The integumentary system consists mainly of the skin which is the largest organ of the body. The skin protects the body from microorganisms, dehydration, and injury. It also regulates body temperature, protects against UV rays, and removes waste products from the body.
Other organs of the system include hair, nails, sebaceous glands, and sudoriferous glands.
Cutaneous membrane consists of:
- Epidermis (covers surface and protects underlying tissues)
- Dermis (nourishes the epidermis; provides strength; contains glands)
- Epidermis consists of (part – function):
- Stratum corneum (keratin) – where loss is prevented and, if unbroken, prevents the entry of water, pathogens, and most chemicals
- Stratum germinativum – where continuous mitosis produces new cells to replace worn surface cells
- Melanocytes – produce melanin (determines skin colour) which protects living skin layers from further exposure to UV rays
- Dermis consists of (part – function):
- Papillary layer – contains capillaries that nourish the stratum germinativum
- Hair follicles – includes eyelashes and nasal hair that keeps out dust and scalp hair that provides insulation from temperature extremes
- Nail follicles – protect the ends of fingers and toes from injury
- Receptors – detect changes felt by cutaneous senses (touch, pressure, heat, cold, pain)
- Sebaceous glands – produce sebum (oil) which prevents drying
- Ceruminous glands – produce cerumen (wax) which prevents drying of eardrum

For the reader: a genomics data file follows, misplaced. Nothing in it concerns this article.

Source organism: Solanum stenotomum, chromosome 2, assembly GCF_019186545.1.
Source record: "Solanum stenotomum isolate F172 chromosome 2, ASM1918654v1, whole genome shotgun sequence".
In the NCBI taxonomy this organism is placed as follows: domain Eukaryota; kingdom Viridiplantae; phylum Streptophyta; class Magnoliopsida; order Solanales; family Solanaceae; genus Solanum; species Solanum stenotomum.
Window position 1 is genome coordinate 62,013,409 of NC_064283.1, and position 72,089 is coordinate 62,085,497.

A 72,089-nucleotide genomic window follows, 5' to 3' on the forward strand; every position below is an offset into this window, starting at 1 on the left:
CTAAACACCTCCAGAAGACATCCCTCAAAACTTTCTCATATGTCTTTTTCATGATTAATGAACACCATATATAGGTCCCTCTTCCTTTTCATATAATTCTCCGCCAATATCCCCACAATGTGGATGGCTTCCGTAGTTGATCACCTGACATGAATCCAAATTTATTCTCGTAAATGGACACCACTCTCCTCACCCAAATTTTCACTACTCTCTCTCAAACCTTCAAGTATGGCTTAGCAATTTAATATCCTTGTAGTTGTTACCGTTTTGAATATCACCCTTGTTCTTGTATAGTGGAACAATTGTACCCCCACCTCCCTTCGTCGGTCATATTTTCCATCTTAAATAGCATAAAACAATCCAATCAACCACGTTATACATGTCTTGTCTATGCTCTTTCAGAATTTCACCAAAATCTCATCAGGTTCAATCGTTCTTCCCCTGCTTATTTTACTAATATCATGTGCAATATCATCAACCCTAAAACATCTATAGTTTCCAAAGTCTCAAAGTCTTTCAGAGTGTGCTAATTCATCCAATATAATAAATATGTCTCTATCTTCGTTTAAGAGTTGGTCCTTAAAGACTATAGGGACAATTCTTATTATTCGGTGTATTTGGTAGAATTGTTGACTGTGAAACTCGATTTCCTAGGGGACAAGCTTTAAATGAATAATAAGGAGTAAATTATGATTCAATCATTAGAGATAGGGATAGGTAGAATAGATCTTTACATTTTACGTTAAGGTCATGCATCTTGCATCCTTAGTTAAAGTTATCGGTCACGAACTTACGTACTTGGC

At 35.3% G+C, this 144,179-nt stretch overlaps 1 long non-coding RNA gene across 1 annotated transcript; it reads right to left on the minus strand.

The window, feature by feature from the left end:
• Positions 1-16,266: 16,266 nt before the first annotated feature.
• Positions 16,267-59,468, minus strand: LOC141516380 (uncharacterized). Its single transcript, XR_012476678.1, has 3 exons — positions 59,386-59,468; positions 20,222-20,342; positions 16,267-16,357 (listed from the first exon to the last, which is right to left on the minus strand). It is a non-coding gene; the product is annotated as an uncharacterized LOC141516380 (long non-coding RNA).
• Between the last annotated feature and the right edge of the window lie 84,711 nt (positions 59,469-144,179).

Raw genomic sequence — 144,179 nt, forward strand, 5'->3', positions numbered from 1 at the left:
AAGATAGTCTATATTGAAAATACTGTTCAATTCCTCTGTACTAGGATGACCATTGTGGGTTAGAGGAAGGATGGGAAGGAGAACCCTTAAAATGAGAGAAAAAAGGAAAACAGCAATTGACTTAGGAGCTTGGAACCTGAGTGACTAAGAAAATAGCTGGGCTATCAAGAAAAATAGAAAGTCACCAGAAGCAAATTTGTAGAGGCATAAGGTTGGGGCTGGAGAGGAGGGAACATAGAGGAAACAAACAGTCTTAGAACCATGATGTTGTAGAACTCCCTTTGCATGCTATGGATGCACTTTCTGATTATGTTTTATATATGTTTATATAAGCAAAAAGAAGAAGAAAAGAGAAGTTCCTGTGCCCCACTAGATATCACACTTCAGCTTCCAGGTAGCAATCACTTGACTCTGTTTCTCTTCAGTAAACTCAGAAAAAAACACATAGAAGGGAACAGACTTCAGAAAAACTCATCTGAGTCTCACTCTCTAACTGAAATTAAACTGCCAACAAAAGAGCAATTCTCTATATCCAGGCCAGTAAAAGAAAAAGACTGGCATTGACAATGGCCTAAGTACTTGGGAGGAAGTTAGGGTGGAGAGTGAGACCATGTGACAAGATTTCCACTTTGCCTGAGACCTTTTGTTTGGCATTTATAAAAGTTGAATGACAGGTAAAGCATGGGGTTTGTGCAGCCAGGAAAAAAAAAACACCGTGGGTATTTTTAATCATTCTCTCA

- Sweat glands– produce watery sweat that controls body temperature by evaporating excess heat to cool the body. There are two kinds:
- Eccrine (merocrine) – located mainly in the axillae (arm pits), palms of the hand, soles of the feet, and forehead.
- Apocrine – associated with hair follicles and located mainly in the axillae and genital region.
- Arterioles – dilate in response to warmth to increase heat loss, constrict in response to cold to conserve body heat, and constrict in stressful situations to shunt blood to more vital organs.
- Cholesterol – converts to Vitamin D on exposure to UV rays.
Subcutaneous membrane consists of (part – function):
- Areolar connective tissue – connects skin to muscles – contains WBCs to destroy pathogens that enter breaks in the skin.
- Adipose tissue – contains stored energy in the form of true fats – cushions bony prominences and vital organs, and provides some insulation from the cold.
- Hair follicles– produces hair:
- Hair – provides sensation and some protection for the head
- Sebaceous glands – secrete oil that lubricates the hair
- Sweat glands – produce perspiration for evaporative cooling
- Nails – protect and stiffen tips of fingers and toes
- Sensory receptors – provide sensations of touch, pressure, temperature, and pain
Classification of Burns:
- First degree:
- Superficial cells of the epidermis are killed.
- Deeper layers of the epidermis and papilary dermis are injured.
- Skin becomes red and tender.
- Second degree:
- Superficial and deeper cells of the epidermis are killed.
- Dermis may also be affected.
- Reticular layer of the dermis may be injured, but many accessory structures can remain unaffected.
- Skin will be blistered and very painful.
- Third degree:
- All epidermal and dermal cells are killed.
- Hypodermal and deeper tissues and organs will be injured.
- Skin will be charred, with no sensation.